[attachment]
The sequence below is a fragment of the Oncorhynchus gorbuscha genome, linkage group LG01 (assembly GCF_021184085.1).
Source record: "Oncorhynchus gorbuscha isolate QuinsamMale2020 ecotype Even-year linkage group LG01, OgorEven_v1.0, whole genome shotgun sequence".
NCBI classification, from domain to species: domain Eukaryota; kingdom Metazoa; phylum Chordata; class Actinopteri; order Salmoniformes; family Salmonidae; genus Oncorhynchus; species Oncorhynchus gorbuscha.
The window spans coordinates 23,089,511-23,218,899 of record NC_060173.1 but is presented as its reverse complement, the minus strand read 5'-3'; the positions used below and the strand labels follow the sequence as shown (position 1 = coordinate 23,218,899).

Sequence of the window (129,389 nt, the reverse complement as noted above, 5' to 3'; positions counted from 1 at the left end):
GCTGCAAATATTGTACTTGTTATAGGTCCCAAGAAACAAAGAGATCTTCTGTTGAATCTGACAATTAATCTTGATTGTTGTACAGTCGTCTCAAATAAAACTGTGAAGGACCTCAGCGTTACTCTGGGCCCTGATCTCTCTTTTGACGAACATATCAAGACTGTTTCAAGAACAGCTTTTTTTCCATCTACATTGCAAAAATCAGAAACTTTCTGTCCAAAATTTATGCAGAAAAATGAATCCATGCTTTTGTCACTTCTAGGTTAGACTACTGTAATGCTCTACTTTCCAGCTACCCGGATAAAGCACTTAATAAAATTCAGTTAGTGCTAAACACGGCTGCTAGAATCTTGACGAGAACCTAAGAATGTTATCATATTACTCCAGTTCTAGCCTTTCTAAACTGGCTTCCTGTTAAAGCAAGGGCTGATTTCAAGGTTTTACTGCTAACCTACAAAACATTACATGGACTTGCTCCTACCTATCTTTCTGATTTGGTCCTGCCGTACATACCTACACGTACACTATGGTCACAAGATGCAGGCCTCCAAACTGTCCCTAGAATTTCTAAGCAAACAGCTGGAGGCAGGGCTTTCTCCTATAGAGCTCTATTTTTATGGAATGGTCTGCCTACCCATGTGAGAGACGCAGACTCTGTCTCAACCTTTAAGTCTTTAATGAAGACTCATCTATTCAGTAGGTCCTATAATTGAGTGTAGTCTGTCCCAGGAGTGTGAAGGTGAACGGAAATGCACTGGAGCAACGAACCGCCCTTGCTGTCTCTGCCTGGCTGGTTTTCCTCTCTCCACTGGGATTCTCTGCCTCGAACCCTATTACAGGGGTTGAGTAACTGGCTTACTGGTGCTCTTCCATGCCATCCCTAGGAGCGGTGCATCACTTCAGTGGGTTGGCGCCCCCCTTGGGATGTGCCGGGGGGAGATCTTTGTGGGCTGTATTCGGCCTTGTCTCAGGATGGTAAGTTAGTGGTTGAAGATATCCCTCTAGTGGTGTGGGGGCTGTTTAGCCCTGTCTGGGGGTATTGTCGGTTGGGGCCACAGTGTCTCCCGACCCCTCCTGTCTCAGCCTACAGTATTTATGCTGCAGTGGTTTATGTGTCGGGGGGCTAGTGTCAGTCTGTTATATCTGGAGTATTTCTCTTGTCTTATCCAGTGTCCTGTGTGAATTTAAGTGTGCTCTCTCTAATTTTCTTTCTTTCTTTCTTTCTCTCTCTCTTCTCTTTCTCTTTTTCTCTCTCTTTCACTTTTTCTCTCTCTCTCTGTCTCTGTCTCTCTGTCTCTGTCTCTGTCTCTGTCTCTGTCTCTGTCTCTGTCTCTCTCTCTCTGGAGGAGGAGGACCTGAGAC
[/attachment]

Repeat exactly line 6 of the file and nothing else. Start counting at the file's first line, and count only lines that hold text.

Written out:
GCTGCAAATATTGTACTTGTTATAGGTCCCAAGAAACAAAGAGATCTTCTGTTGAATCTGACAATTAATCTTGATTGTTGTACAGTCGTCTCAAATAAAACTGTGAAGGACCTCAGCGTTACTCTGGGCCCTGATCTCTCTTTTGACGAACATATCAAGACTGTTTCAAGAACAGCTTTTTTTCCATCTACATTGCAAAAATCAGAAACTTTCTGTCCAAAATTTATGCAGAAAAATGAATCCATGCTTTTGTCACTTCTAGGTTAGACTACTGTAATGCTCTACTTTCCAGCTACCCGGATAAAGCACTTAATAAAATTCAGTTAGTGCTAAACACGGCTGCTAGAATCTTGACGAGAACCTAAGAATGTTATCATATTACTCCAGTTCTAGCCTTTCTAAACTGGCTTCCTGTTAAAGCAAGGGCTGATTTCAAGGTTTTACTGCTAACCTACAAAACATTACATGGACTTGCTCCTACCTATCTTTCTGATTTGGTCCTGCCGTACATACCTACACGTACACTATGGTCACAAGATGCAGGCCTCCAAACTGTCCCTAGAATTTCTAAGCAAACAGCTGGAGGCAGGGCTTTCTCCTATAGAGCTCTATTTTTATGGAATGGTCTGCCTACCCATGTGAGAGACGCAGACTCTGTCTCAACCTTTAAGTCTTTAATGAAGACTCATCTATTCAGTAGGTCCTATAATTGAGTGTAGTCTGTCCCAGGAGTGTGAAGGTGAACGGAAATGCACTGGAGCAACGAACCGCCCTTGCTGTCTCTGCCTGGCTGGTTTTCCTCTCTCCACTGGGATTCTCTGCCTCGAACCCTATTACAGGGGTTGAGTAACTGGCTTACTGGTGCTCTTCCATGCCATCCCTAGGAGCGGTGCATCACTTCAGTGGGTTGGCGCCCCCCTTGGGATGTGCCGGGGGGAGATCTTTGTGGGCTGTATTCGGCCTTGTCTCAGGATGGTAAGTTAGTGGTTGAAGATATCCCTCTAGTGGTGTGGGGGCTGTTTAGCCCTGTCTGGGGGTATTGTCGGTTGGGGCCACAGTGTCTCCCGACCCCTCCTGTCTCAGCCTACAGTATTTATGCTGCAGTGGTTTATGTGTCGGGGGGCTAGTGTCAGTCTGTTATATCTGGAGTATTTCTCTTGTCTTATCCAGTGTCCTGTGTGAATTTAAGTGTGCTCTCTCTAATTTTCTTTCTTTCTTTCTTTCTCTCTCTCTTCTCTTTCTCTTTTTCTCTCTCTTTCACTTTTTCTCTCTCTCTCTGTCTCTGTCTCTCTGTCTCTGTCTCTGTCTCTGTCTCTGTCTCTGTCTCTGTCTCTCTCTCTCTGGAGGAGGAGGACCTGAGAC